A meeting is to be held between Treasury Officials, the Government and the director of policy at Now Pensions, Adrian Boulding, to discuss low earner pension tax relief. There are concerns that people with low incomes are missing out on tax relief when they are enrolled into a workplace pension scheme.
The issue: Many company pension schemes accept Employee contributions via a Net Pay arrangement. In short, your pension payment is deducted from your gross pay (before income tax calculated/deducted) and you receive your net pay only paying tax on your reduced pay amount after the pension contribution i.e. you get tax relief on your pension via a reduced tax bill in you pay packet. This means that if you are a low earner (below the personal allowance £12,500) and pay no income anyway, you will therefore get no tax relief on your pension contribution. Unlike personal pensions, when you pay into the pension scheme directly and the pension company adds 20% tax relief even if you are a lower earner.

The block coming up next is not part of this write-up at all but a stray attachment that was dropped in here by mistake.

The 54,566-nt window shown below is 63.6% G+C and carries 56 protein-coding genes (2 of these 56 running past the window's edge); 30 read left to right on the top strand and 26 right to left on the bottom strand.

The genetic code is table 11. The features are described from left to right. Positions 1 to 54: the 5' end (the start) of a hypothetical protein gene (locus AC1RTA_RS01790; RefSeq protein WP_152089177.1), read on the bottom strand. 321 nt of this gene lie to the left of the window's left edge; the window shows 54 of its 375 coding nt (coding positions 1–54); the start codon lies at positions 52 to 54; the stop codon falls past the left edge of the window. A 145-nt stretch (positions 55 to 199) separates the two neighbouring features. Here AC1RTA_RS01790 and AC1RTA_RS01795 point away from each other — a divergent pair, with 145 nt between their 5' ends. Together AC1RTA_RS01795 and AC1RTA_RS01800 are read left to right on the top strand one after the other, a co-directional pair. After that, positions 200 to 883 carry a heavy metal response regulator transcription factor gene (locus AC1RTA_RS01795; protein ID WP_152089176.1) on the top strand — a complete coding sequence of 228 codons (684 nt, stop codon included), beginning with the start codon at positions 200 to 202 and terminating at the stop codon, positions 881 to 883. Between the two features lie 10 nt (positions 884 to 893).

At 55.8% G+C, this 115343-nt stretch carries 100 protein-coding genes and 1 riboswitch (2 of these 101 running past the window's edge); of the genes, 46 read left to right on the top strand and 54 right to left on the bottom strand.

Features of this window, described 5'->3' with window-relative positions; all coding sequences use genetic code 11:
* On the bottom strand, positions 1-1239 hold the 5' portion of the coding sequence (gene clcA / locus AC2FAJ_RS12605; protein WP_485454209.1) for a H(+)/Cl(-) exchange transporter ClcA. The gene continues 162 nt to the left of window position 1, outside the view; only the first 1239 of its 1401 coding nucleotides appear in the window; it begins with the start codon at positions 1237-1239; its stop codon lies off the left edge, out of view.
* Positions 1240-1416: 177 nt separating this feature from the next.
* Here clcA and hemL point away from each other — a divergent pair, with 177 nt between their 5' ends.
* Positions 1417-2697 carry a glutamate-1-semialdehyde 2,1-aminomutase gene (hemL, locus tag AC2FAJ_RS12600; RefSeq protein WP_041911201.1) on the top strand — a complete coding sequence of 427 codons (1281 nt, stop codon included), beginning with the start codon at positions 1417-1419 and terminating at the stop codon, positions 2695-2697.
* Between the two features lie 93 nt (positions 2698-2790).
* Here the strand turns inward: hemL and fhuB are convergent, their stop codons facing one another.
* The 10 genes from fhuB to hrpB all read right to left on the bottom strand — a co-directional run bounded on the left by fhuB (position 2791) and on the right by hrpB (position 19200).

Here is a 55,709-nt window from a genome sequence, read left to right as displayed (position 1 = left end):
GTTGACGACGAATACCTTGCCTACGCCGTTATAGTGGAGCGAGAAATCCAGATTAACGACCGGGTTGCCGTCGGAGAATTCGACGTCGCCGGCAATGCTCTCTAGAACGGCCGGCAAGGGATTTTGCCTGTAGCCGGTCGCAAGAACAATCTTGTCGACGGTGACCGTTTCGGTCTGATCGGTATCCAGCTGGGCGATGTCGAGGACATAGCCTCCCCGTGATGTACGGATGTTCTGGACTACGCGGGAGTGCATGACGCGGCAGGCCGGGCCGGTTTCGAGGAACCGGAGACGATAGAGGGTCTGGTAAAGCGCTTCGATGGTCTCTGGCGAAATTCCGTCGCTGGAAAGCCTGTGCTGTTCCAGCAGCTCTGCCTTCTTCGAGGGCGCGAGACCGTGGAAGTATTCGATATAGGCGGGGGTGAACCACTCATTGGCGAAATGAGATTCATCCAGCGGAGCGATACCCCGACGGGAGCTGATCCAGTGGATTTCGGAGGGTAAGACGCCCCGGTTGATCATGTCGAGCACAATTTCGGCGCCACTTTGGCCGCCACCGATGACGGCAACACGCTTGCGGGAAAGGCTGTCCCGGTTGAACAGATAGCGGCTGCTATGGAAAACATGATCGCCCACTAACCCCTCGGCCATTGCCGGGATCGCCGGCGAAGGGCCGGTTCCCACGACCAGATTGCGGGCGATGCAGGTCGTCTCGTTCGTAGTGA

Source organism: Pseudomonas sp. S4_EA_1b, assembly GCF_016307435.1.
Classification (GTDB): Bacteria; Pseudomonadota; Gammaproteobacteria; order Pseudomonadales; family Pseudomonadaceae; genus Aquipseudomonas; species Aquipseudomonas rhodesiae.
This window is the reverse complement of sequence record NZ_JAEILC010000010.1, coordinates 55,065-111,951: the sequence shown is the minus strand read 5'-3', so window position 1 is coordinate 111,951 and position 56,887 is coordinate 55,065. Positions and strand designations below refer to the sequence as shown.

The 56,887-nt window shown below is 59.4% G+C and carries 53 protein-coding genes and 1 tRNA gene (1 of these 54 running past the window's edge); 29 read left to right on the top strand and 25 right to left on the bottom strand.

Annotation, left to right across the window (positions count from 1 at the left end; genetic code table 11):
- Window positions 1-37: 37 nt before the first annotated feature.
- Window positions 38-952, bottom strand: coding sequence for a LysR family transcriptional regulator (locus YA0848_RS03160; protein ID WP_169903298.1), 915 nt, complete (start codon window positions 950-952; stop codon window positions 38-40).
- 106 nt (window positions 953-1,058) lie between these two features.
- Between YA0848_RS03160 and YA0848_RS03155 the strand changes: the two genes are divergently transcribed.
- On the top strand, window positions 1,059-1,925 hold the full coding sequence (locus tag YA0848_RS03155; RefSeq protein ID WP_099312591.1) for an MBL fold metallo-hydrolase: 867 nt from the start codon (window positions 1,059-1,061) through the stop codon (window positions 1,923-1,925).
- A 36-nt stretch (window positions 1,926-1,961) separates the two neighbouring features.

A plan from the Chartered Institute of Taxation that has been suggested by The Low Incomes Tax Reform Group (LITRG). The plan would look at including the calculations in the P800 system plus the employer information given to H M Revenue & Customs (HMRC). HMRC computers would then be able to calculate if the employee has paid the correct amount of tax.
Once HMRC has calculated and checked for any unrelieved net-pay contributions, a 20% tax refund could be given on the employee’s contributions.
Non tax paying pension scheme members are granted basic rate tax relief of 20% on their pension contributions of up to £2,880 a year. This means a gross pension contribution of £3,600.
This tax relief would only be available for net pay arrangement schemes and not for relief at source pension schemes.
Low earners could be missing out on £111 million in tax relief for 2019/20 without this fix.